Last week we welcomed Henry Cooke back to the galleries, this time in the guise of an 18th century tailor, to work on sewing parts of the replica of John Hancock's red velvet inaugural coat. John Hancock wore this coat when he was inaugurated as the first governor of Massachusetts, here in the Old State House in 1780.
Henry arrived with many of major components already cut from the beautiful c. 1890's red velvet that he sourced for this project. It is an excellent match for the original and was likely made using a very similar loom. To cut these pieces, he relied on the paper patterns that he traced from the original coat back in September.
For this project, Henry is doing all of the stitching by hand, as it would have been done in 1780. Not only that, but he is using period-appropriate tools to do the stitching!
Like a true 18th century tailor, Henry sat cross-legged on a wooden "tailor's bench" while he worked.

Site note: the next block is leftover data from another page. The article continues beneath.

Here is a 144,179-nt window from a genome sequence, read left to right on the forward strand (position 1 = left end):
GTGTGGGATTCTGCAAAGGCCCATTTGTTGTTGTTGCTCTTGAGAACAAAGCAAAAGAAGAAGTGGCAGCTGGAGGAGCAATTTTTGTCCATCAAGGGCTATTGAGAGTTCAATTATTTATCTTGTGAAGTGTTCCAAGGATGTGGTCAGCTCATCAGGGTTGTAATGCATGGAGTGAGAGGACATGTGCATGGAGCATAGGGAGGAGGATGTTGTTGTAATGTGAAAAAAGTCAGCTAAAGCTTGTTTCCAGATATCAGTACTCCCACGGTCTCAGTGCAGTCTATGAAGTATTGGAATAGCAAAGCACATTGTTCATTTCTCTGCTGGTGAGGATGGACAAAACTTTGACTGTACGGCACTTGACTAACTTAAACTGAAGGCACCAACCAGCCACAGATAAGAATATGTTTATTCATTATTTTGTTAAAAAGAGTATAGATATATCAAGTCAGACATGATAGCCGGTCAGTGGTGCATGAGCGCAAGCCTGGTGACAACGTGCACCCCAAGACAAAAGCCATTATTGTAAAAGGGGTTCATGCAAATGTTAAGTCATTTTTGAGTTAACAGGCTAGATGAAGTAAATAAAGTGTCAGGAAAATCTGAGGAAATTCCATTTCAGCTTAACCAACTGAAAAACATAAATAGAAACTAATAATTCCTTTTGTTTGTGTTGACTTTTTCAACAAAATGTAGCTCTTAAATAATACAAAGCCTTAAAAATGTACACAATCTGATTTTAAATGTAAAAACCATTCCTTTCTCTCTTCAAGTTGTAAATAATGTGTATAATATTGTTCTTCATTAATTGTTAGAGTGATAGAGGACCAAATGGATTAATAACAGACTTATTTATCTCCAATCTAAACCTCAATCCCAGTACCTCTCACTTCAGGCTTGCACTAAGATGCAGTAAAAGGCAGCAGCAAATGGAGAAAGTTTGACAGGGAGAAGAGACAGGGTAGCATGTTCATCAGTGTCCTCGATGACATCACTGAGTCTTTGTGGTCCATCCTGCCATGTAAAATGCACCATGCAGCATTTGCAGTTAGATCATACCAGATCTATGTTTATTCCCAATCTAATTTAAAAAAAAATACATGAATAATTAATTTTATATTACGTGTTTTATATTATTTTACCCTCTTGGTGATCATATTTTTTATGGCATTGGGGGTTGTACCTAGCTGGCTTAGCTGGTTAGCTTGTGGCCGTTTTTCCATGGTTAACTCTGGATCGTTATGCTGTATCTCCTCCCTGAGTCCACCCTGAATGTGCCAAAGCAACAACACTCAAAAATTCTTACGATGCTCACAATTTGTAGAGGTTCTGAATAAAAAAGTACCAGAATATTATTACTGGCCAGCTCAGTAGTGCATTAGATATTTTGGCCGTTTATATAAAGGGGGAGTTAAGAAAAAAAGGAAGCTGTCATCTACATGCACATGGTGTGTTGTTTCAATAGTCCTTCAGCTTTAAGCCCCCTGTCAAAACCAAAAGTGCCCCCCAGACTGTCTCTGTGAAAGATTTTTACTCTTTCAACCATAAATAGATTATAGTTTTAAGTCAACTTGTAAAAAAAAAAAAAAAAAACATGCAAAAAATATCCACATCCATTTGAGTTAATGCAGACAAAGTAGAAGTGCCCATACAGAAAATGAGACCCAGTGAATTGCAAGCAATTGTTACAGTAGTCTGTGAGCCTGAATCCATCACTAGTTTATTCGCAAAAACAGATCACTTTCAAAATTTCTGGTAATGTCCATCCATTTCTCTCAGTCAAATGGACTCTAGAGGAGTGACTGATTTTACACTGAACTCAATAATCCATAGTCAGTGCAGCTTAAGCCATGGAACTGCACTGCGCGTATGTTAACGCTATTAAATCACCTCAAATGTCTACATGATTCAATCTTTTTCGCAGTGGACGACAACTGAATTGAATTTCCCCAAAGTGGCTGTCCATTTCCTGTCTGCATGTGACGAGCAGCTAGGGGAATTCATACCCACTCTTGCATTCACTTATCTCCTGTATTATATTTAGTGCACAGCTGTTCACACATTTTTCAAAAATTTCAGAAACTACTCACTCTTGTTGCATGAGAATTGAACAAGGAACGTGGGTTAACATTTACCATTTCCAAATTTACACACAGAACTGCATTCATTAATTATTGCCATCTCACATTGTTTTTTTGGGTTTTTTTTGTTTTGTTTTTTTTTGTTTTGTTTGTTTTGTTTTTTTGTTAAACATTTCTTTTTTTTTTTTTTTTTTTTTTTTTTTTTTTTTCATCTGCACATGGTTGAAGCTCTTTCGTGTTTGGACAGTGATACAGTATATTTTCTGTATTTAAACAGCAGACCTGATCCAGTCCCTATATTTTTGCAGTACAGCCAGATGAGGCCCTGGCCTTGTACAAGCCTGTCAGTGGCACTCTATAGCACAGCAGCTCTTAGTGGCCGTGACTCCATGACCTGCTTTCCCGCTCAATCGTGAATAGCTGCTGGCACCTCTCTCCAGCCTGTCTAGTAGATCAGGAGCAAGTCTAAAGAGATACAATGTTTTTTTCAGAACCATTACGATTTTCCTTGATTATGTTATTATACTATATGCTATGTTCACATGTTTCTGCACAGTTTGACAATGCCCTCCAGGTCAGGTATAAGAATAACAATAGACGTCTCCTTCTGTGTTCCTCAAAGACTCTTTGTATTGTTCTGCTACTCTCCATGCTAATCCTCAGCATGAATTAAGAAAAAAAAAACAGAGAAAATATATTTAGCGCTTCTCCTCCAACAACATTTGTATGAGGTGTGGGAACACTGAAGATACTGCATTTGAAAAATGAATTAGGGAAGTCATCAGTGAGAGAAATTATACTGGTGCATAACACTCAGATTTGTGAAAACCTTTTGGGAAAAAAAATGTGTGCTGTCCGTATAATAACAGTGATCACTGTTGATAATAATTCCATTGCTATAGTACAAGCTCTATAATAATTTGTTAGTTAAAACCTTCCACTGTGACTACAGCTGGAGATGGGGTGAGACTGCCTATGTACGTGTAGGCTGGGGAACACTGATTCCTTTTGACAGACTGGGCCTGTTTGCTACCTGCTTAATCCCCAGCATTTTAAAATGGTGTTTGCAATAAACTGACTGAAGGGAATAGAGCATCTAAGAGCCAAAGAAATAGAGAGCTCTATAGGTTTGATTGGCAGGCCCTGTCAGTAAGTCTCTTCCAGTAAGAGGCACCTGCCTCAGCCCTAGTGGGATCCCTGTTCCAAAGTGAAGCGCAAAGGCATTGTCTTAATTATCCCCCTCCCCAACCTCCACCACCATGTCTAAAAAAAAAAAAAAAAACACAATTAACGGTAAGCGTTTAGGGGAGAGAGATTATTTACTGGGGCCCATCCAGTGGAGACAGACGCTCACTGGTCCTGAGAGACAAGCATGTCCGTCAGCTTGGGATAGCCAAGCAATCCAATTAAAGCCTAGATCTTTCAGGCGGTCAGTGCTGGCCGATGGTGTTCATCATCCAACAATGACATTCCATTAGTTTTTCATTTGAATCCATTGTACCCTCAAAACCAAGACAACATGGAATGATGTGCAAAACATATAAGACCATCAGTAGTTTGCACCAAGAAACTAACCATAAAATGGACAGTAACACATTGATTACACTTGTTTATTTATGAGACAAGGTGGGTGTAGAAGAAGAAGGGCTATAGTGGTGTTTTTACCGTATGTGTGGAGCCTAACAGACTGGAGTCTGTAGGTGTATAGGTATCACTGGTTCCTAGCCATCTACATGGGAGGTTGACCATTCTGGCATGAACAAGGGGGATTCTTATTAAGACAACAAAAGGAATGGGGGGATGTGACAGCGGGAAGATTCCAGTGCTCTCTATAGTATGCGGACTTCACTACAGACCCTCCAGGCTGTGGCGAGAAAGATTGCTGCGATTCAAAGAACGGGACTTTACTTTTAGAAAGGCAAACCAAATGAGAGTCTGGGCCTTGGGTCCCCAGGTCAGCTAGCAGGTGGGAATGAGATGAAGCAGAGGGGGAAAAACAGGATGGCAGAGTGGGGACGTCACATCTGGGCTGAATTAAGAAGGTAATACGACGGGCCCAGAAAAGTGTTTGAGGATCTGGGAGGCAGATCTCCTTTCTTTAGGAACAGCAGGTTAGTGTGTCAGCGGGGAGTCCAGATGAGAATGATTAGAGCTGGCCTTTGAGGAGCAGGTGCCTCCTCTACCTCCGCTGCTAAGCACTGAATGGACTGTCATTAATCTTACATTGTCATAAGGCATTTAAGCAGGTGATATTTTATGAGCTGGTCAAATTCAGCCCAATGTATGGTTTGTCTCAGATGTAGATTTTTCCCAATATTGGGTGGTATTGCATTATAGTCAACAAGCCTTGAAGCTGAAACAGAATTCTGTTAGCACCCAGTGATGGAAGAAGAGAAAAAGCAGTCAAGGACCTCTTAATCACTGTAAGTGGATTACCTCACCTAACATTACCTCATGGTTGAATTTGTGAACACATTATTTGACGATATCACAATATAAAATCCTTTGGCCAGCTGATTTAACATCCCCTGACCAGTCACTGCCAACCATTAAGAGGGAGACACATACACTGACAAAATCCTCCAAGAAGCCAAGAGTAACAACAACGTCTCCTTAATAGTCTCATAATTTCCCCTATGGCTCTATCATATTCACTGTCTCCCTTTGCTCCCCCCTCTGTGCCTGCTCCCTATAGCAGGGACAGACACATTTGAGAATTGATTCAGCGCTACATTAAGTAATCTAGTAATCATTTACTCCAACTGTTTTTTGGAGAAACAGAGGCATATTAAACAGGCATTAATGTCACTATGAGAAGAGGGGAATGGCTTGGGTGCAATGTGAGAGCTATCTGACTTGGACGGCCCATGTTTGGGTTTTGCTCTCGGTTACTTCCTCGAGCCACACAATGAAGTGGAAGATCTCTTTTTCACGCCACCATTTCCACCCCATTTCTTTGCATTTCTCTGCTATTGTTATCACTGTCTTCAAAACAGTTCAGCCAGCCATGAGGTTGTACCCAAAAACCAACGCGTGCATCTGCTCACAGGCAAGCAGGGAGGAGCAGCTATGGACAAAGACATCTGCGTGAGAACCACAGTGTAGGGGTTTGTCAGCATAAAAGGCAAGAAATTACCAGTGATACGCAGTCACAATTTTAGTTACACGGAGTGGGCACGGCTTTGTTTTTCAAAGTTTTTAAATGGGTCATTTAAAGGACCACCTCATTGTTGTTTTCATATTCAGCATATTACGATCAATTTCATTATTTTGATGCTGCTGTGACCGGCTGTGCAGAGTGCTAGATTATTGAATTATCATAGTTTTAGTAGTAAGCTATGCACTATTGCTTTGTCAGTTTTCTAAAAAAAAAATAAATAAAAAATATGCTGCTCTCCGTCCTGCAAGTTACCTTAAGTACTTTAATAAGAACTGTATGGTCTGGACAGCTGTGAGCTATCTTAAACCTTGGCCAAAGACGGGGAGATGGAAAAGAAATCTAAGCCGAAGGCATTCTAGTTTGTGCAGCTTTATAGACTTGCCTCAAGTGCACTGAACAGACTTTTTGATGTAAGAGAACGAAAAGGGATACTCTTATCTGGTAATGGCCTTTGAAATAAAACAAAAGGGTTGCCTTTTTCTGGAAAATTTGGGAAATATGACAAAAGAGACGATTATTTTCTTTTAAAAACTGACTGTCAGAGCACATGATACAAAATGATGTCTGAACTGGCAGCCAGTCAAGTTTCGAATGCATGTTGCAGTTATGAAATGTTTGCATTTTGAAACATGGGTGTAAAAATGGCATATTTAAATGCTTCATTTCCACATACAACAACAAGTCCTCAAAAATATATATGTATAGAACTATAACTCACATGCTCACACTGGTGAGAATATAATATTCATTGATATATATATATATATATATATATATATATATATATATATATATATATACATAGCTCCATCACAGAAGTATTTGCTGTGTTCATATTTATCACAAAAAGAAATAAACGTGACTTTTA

Over the course of two days, it was amazing to see the pieces of velvet come together and begin to resemble the original coat.
Our museum staff were all very excited to the see the progress that Henry made on the coat, but we were even more excited to witness the conversations that Henry had with our visitors on a wide range of subjects related to John Hancock, 18th century tailoring, and textile preservation, among many other topics.
Henry brought lots of scraps of the velvet for visitors to touch and a lucky few even got to try the sleeve on for size.
Our very greatest thanks to Henry for bringing his work into our public gallery and allowing us a glimpse at his process. The staff learned just as much as the visitors and we can't wait to see the finished coat!